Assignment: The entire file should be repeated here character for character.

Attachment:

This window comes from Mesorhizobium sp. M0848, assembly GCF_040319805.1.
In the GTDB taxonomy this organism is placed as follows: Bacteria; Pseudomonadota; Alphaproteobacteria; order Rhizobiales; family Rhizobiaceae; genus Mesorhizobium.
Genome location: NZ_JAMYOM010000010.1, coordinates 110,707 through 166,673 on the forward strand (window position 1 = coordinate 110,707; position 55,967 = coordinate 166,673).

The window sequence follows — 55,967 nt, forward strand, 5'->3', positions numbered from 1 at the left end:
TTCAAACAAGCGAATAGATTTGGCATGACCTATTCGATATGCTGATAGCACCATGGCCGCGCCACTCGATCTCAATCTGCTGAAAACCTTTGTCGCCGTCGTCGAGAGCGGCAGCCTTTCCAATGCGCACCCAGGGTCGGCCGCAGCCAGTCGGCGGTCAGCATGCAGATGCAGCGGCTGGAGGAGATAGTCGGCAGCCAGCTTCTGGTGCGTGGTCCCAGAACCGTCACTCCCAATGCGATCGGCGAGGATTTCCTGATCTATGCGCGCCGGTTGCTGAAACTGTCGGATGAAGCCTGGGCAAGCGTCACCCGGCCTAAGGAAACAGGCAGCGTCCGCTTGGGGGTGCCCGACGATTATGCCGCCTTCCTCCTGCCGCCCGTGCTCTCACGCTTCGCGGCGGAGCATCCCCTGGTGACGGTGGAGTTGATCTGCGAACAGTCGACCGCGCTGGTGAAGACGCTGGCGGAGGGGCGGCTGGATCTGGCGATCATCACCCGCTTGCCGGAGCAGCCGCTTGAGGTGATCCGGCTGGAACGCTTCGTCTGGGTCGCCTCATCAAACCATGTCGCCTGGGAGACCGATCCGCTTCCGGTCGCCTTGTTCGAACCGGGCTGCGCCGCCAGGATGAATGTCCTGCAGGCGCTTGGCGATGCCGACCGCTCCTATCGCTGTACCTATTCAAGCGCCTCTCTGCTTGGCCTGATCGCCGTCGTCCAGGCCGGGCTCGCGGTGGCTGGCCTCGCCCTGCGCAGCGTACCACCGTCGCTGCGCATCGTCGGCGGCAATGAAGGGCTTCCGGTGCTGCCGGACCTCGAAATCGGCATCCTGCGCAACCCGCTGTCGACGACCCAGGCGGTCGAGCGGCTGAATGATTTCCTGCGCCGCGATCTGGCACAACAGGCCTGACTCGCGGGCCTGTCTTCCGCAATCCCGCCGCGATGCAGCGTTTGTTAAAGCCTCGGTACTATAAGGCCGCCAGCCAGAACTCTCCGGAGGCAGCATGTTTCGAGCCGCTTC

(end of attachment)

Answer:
This window comes from Mesorhizobium sp. M0848, assembly GCF_040319805.1.
In the GTDB taxonomy this organism is placed as follows: Bacteria; Pseudomonadota; Alphaproteobacteria; order Rhizobiales; family Rhizobiaceae; genus Mesorhizobium.
Genome location: NZ_JAMYOM010000010.1, coordinates 110,707 through 166,673 on the forward strand (window position 1 = coordinate 110,707; position 55,967 = coordinate 166,673).

The window sequence follows — 55,967 nt, forward strand, 5'->3', positions numbered from 1 at the left end:
TTCAAACAAGCGAATAGATTTGGCATGACCTATTCGATATGCTGATAGCACCATGGCCGCGCCACTCGATCTCAATCTGCTGAAAACCTTTGTCGCCGTCGTCGAGAGCGGCAGCCTTTCCAATGCGCACCCAGGGTCGGCCGCAGCCAGTCGGCGGTCAGCATGCAGATGCAGCGGCTGGAGGAGATAGTCGGCAGCCAGCTTCTGGTGCGTGGTCCCAGAACCGTCACTCCCAATGCGATCGGCGAGGATTTCCTGATCTATGCGCGCCGGTTGCTGAAACTGTCGGATGAAGCCTGGGCAAGCGTCACCCGGCCTAAGGAAACAGGCAGCGTCCGCTTGGGGGTGCCCGACGATTATGCCGCCTTCCTCCTGCCGCCCGTGCTCTCACGCTTCGCGGCGGAGCATCCCCTGGTGACGGTGGAGTTGATCTGCGAACAGTCGACCGCGCTGGTGAAGACGCTGGCGGAGGGGCGGCTGGATCTGGCGATCATCACCCGCTTGCCGGAGCAGCCGCTTGAGGTGATCCGGCTGGAACGCTTCGTCTGGGTCGCCTCATCAAACCATGTCGCCTGGGAGACCGATCCGCTTCCGGTCGCCTTGTTCGAACCGGGCTGCGCCGCCAGGATGAATGTCCTGCAGGCGCTTGGCGATGCCGACCGCTCCTATCGCTGTACCTATTCAAGCGCCTCTCTGCTTGGCCTGATCGCCGTCGTCCAGGCCGGGCTCGCGGTGGCTGGCCTCGCCCTGCGCAGCGTACCACCGTCGCTGCGCATCGTCGGCGGCAATGAAGGGCTTCCGGTGCTGCCGGACCTCGAAATCGGCATCCTGCGCAACCCGCTGTCGACGACCCAGGCGGTCGAGCGGCTGAATGATTTCCTGCGCCGCGATCTGGCACAACAGGCCTGACTCGCGGGCCTGTCTTCCGCAATCCCGCCGCGATGCAGCGTTTGTTAAAGCCTCGGTACTATAAGGCCGCCAGCCAGAACTCTCCGGAGGCAGCATGTTTCGAGCCGCTTC